Podcasting as kid-friendly family time
It’s understandable that some wedding experts might be wary of having children in the ceremony — they can be unpredictable. Luckily, there are no such concerns from podcast experts. Many parents successfully podcast with their youngsters — their unique perspective and spontaneity are refreshing.
Back in 2018, Podcast Insider shared an article with tips on podcasting with kids. We’ve recently circled back with some podcasters who commented on that article and asked them some questions to see how they’re doing and what tips they could offer about podcasting with children. Below is a snippet from these conversations:
Adam DiMuzio has been producing the Bodaciously Awesome Family Show since October 5, 2017 and had something to share.
1) Adam, what are the favorite episodes that you have released?
Anthony (age 13) and Adam (Dad) say: Eating Strange Food Around the (Disney) World
Zachary (age 8) says: Eat Crickets
Chantel (Mom) says: TACOS RULE
2) How have you personally benefited from having the show?
This is an odd response, but I often tell people that I built a time machine. It only goes to the past, however. By doing this show with my kids we keep a time capsule of their personality (and voices) from their childhood. We love listening to old episodes to hear how they’ve matured (in strength of voice, confidence, thought, etc.).
3) What tip would you offer for a person starting a podcast?
Just start. In our case I wanted an activity to do with the kids that would chronicle their childhood. After we thought about doing a podcast we sat on the idea for a few months. There was no reason for that. You can start a podcast relatively inexpensively. If you have a passion for a topic and want to talk about it — just do it. Enjoy and have fun.
Alison Wilkinson has been producing the Cool Facts about Animals podcast since January 10, 2018 and had the following to offer:
1) Which episode are you most proud of?
I’m most proud not so much of a single episode, as with the growth that I’ve seen in the kids from when we started a few years ago to now. They have each found their voices in their own unique ways. It’s fun for me, as a mom, to see how much confidence and humor my kids instill in each episode, and how excited they are to share their love of animals with our audience. So, I guess I am most proud of our most recent episode, which is about spider monkeys. It’s a great distillation of each kid playing up to their own strengths, sharing cool facts about animals. And it’s also really funny.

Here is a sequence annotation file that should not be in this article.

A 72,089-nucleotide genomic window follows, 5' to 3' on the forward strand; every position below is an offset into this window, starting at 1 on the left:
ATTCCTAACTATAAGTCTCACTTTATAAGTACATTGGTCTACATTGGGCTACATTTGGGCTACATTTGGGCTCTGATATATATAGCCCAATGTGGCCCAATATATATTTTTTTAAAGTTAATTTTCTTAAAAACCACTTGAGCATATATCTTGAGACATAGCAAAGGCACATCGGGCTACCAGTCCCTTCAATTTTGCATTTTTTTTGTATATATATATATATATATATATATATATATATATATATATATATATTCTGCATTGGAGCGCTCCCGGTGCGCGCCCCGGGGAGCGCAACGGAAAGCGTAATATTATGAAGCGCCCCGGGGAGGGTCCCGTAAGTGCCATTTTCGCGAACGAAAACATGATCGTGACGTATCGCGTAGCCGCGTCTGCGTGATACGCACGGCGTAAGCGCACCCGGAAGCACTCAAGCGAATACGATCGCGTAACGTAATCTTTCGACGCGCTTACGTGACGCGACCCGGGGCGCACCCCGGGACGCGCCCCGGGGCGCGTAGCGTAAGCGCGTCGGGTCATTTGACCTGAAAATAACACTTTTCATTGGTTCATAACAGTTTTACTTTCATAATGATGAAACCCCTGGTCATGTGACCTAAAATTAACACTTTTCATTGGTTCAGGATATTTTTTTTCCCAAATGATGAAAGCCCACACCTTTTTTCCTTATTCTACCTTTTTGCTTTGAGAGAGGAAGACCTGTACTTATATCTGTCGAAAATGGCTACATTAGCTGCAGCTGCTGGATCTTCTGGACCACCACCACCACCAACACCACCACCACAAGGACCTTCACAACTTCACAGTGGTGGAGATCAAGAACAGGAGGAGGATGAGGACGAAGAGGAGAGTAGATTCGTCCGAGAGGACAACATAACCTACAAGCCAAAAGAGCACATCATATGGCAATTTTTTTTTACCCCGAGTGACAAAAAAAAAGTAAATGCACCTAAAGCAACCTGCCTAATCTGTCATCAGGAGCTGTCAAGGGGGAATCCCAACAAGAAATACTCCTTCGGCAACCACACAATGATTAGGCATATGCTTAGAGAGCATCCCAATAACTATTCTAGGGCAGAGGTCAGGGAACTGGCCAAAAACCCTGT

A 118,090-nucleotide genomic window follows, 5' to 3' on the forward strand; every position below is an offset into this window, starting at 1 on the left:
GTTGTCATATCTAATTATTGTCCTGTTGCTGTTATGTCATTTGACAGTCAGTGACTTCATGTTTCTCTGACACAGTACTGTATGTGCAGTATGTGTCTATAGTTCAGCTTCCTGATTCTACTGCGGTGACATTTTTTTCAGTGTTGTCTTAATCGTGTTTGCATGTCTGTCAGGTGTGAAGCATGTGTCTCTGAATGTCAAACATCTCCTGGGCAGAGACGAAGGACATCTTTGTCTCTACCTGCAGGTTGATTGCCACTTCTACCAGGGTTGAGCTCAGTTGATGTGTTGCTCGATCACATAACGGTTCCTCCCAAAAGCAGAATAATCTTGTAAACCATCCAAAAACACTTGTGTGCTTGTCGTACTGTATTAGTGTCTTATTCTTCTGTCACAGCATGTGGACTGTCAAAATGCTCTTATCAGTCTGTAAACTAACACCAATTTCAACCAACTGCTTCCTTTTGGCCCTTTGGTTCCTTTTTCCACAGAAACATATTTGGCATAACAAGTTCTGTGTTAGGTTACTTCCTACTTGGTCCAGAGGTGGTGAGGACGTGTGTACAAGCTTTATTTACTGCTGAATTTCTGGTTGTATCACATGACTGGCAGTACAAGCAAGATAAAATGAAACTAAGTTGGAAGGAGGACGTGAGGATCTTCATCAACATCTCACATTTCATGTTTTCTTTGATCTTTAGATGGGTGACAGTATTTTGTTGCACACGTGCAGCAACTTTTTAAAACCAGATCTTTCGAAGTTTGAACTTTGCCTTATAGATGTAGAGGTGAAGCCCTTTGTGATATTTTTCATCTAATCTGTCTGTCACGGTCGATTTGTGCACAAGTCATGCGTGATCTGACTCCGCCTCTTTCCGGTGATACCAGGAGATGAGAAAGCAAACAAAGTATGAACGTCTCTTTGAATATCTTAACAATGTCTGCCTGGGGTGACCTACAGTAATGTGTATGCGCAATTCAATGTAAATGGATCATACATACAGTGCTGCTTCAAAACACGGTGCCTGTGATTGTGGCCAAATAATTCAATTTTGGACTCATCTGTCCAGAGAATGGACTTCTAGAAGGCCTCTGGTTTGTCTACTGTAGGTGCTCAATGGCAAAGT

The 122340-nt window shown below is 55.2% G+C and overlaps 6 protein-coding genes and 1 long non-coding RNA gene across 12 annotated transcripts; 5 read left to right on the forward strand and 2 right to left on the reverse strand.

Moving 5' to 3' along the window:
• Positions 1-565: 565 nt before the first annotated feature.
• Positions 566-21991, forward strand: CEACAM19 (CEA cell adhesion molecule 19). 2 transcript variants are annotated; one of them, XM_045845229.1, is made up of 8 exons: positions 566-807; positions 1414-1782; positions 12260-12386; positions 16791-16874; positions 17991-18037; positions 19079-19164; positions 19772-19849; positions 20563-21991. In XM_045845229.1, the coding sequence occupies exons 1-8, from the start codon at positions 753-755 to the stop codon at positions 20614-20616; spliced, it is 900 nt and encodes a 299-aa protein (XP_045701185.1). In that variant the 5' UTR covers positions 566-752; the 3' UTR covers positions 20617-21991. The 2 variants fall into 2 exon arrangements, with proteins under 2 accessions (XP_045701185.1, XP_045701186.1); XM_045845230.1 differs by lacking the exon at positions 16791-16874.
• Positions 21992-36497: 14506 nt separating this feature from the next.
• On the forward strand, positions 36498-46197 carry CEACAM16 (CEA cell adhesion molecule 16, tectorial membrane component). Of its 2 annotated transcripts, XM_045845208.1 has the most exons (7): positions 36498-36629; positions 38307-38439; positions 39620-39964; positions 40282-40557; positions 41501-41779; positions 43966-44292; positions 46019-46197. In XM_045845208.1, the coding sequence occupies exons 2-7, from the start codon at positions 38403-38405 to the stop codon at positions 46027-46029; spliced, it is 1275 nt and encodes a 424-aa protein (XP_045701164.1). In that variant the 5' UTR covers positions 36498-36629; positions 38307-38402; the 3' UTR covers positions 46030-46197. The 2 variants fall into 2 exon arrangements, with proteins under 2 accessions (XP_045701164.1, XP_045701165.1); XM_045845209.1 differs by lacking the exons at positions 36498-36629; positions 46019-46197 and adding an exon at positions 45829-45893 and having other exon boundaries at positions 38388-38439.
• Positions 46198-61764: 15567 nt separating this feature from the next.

I’m also proud of our Earth Day episodes. My kids are all budding activists, and concerned about the earth they will be inheriting. We see part of our mission as helping kids feel empowered to take small steps to help the world be a cleaner, safer place for us and the animals that live here. The Earth Day episodes are good encapsulations of that mission.
2) What is your tech setup? Is everyone comfortable around it?
We are SO low-key. I have always wanted this podcast to be just me and the kids, without worrying about headphones and microphones and sound proofing (which, as any parent knows, is really not possible). So our tech setup is usually me holding up the iPhone with the kids crowded around me on the couch. I’m willing to sacrifice some sound quality for the kids’ comfort and keeping them feeling natural.
3) What are your goals for the podcast right now and what are you planning to do as the children age?
Our primary goal has always been to teach kids cool facts about animals, and to have fun while doing it. So, our goal is really to do the podcast until it’s not fun for the kids anymore. Fortunately, the kids are still really enjoying themselves — I think actually more now than ever. My favorite episodes are the ones where the kids do all the research and they take the reins. (One memorable one is when they tried to convince me that bats are awesome. That one took some convincing!) As they get older, I see more of these types of episodes. So far, the kids are still focused on just wanting to talk about animals, but I could see the podcast branching off into other related fields — ecology, botany, even episodes on outer space. But that might be thinking a bit too far ahead!
4) What is a tip you would give a new podcaster?
Just do it! When we first started, it was literally just me holding up my phone to my son at the dining room table while he told me some cool things about cheetahs. Since then we’ve gone on to reach tens of thousands of kids in countries across the world. Especially if there’s a niche you feel is missing, aim to fill it! If you are interested in kids podcasting, I would also highly recommend connecting with the grassroots group Kids Listen. It’s an awesome support network of children’s podcasters filled with caring and generous people putting out podcasts for kids.
Thanks to Adam and Alison for sharing their tips with Podcast Insider. We hope the similarities in their responses give you the right nudge if you are considering podcasting with your children. If you are ready to take that leap, Blubrry can help.